For Juneteenth, the holiday that commemorates the emancipation of African American slaves in the United States, an organization known as A Growing Culture hosted a day-long internet broadcast on Friday featuring the voices of Black farmers and gardeners and the fight in Black communities for a just food system.
“The ultimate goal of farming is not the growing of crops,” said the organization’s founder Loren Cardeli, “but the cultivation and perfection of human beings. Farming is the basis of humanity. It is about saving and cultivating culture. That is why we call ourselves, ‘A Growing Culture.’”
Much of the discussion focused on food sovereignty — the concept of owning land on which farmers and gardeners decide what to grow and control the methods to produce their crops. “You can be self-sufficient and self-sustaining if you grow your own food,” said Queen Quet, chieftess of the Gullah/Geechee Nation, a historic community of African American farmers on the southern Atlantic Coast of the U.S. “Food apartheid is the opposite of food sovereignty because you are controlled by who controls your food supply.”
The Gullah/Geechee Nation provided an example of the way a community controlled its own food. “We are agrarian people that do subsistence farming for ourselves and family members,” Queen Quet said in the keynote address of the online conference. “We grow to feed ourselves, so we grow in a slow and healthy way to insure we sustain our lives and the land.”
Smallholder farmers like the Gullah/Geechee produce 70 percent of the world’s food, but they only control 19 percent of all cultivated land. Nearly a billion of world’s 7.8 billion people are undernourished, Queen Quet pointed out. Even with industrial agriculture, more than 2 billion people suffer from a lack of essential vitamins and minerals in their diets; and nearly 6 million children die every year from malnutrition and related diseases.
Most of those suffering from hunger and malnutrition are smallholder farmers or people who are landless, she said. Most are also “women and girls, living in rural areas without access to productive resources.”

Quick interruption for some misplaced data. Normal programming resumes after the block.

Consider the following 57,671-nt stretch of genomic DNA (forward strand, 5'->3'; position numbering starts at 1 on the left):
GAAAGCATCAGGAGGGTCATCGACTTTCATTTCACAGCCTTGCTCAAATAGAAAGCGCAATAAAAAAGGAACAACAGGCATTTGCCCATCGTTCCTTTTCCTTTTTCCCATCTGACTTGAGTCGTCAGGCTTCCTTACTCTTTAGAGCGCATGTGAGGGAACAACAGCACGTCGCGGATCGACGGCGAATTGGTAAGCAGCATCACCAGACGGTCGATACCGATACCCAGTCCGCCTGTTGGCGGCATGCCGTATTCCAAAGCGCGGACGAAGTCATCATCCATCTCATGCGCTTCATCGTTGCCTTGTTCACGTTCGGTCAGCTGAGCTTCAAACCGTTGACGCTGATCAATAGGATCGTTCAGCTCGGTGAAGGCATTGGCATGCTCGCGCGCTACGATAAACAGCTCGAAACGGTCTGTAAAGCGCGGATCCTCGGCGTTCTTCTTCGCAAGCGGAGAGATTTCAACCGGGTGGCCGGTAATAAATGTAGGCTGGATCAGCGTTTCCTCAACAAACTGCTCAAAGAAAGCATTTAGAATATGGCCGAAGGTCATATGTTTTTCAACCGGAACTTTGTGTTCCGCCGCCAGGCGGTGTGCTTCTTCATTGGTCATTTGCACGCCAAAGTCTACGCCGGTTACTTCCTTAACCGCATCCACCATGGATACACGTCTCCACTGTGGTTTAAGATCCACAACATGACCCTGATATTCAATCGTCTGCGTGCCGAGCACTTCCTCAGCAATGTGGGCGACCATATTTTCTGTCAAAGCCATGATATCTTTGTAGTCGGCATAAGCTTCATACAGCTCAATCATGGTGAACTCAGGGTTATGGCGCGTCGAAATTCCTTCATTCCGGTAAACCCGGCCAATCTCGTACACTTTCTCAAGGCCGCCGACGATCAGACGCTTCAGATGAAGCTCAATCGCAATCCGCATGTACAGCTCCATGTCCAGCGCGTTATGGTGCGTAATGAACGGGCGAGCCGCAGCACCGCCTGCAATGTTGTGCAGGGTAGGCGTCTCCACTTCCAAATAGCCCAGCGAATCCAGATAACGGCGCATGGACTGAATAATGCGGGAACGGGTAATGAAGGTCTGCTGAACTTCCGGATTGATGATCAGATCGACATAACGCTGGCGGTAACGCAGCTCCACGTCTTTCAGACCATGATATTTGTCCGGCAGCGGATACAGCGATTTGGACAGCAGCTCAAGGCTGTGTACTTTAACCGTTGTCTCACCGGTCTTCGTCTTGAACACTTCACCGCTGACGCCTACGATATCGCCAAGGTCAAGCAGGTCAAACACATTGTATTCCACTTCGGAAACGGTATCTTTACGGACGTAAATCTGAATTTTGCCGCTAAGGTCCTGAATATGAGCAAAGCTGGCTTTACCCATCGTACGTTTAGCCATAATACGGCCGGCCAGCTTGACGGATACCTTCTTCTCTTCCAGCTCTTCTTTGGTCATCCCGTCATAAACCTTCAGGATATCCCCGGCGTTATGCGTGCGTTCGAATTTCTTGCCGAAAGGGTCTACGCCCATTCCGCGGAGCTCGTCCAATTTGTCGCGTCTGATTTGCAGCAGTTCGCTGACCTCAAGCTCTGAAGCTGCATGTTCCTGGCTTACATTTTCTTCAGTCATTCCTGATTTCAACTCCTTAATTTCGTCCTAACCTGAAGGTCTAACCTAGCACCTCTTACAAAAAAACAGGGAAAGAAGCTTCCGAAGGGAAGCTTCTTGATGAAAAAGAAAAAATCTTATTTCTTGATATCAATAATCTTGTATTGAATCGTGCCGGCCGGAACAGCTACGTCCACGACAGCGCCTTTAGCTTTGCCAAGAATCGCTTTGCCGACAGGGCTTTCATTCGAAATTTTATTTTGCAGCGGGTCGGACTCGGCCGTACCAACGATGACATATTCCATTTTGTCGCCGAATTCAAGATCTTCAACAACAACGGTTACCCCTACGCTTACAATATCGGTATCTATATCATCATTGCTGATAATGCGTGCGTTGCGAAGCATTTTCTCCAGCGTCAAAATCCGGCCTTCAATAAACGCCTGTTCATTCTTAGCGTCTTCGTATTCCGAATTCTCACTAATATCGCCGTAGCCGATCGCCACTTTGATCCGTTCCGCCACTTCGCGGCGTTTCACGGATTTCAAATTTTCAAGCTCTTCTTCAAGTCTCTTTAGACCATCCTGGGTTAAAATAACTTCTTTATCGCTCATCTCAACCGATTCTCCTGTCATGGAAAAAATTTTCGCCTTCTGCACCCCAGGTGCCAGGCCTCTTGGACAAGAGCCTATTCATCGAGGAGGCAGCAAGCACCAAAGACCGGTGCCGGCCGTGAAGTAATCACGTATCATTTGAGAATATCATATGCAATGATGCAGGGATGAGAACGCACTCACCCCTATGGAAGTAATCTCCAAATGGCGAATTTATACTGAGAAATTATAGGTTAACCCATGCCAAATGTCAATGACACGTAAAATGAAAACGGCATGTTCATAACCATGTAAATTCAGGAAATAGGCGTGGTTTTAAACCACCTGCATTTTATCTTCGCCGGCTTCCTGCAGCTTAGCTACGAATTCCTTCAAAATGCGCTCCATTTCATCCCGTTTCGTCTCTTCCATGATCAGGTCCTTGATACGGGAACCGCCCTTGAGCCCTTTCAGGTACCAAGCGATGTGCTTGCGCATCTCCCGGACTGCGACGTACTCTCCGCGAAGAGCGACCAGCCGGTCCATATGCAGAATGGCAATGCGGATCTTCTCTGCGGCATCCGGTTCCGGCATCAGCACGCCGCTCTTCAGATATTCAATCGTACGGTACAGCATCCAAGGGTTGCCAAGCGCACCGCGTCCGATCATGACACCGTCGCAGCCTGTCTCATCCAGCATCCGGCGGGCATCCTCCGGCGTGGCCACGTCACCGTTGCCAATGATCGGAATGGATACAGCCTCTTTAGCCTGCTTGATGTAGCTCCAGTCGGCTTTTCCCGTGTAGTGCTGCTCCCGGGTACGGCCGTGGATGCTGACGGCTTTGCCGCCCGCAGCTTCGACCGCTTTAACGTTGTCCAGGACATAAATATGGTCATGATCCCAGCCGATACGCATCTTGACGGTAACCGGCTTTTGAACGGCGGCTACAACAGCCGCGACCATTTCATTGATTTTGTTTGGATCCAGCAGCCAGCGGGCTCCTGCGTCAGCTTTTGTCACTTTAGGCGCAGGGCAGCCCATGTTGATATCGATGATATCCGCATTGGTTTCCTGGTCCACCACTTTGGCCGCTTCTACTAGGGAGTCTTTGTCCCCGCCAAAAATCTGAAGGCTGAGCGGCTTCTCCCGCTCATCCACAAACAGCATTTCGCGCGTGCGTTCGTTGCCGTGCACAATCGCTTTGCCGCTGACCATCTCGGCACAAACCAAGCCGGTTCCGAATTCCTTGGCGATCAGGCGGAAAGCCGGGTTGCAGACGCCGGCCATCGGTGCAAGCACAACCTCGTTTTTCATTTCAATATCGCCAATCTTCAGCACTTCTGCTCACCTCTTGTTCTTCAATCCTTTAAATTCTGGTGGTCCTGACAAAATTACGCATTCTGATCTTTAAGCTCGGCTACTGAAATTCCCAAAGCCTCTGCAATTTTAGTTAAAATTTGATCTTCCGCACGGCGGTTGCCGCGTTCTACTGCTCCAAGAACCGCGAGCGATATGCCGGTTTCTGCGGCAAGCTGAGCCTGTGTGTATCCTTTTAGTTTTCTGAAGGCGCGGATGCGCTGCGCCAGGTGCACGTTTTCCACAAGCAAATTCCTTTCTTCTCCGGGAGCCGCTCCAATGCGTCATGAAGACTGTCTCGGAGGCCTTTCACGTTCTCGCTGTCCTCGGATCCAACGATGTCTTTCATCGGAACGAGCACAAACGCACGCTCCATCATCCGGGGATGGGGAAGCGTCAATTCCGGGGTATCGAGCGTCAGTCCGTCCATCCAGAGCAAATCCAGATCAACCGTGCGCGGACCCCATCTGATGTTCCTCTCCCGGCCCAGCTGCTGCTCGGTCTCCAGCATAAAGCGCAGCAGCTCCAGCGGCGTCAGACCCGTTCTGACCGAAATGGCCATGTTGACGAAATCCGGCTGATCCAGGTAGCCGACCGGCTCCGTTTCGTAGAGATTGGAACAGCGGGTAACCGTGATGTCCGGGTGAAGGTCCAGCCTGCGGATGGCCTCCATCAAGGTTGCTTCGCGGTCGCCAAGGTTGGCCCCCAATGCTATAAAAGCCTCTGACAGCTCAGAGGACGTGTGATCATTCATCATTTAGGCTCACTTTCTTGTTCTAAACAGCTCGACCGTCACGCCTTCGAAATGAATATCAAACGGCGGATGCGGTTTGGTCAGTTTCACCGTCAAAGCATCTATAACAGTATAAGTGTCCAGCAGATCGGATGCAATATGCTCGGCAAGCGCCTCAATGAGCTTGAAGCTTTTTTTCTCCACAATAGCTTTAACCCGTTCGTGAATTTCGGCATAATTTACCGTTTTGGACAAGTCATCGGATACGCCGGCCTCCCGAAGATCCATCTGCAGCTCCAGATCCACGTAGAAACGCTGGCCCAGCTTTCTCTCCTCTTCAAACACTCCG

The first panel, “Land and Liberation,” was moderated by Sawdayah Brownlee, board president of the Brooklyn-Queens Land Trust in New York, which creates open spaces for communities, many of them gardens on formerly abandoned lots. Growing food shines light on the history of African Americans in this country, she said, because farming was inseparable from stories about the crops people grew. The oral history of when and where to grow plants, and even what meals were prepared with them, were part of a cultural history passed down through generations.
Panelist was Malik Yakini, who is co-founder and executive director of the Detroit Black Community Food Security Network and a food co-op, shed light on that history in Detroit. He explained that Black residents living in northern industrial cities had older relatives who migrated from the South to work in expanding industries. These new jobs, like those in the automobile industry, gave them a better standard of living still but they grew their food.
“Many Black folks in Detroit, including my own grandparents, had backyard gardens,” Yakini said. His first exposure to agriculture was working in his grandfather’s backyard garden. A program started in the 1960s under Mayor Coleman Young, Detroit’s first Black mayor, encouraged residents to start gardens on vacant lots near their houses. The city provided access to tractors, compost, seeds, and seedlings, Yakini said.
In Detroit, this long history of African Americans pursuing food sovereignty continues to this day.
In another presentation, Iyeshima Harris, director of the East New York Farms, in New York, described her group’s project that began about 22 years ago, and which now has three farms and a farmers’ market in a Brooklyn neighborhood. “The program’s focus is to promote economic stability in the community and to hire youth interns to work with community gardens,” she said. These paid youth internships last for nine months. The farmers’ market sells garlic, spinach, kale, bitter melon, long beans, and several varieties of hot peppers. “Everything we grow is representative of the community,” Harris said, a significant portion of whom are Caribbean immigrants.
The farm also sponsors a healthy soil initiative, testing soils for lead and toxic metals and providing new soil if the dirt is contaminated. The program educates the community on the dangers of heavy metals, ensuring gardeners and residents are avoiding toxic food.
The series is a weekly live broadcast, The Hunger for Justice, about how to feed people in a post-Covid-19 world.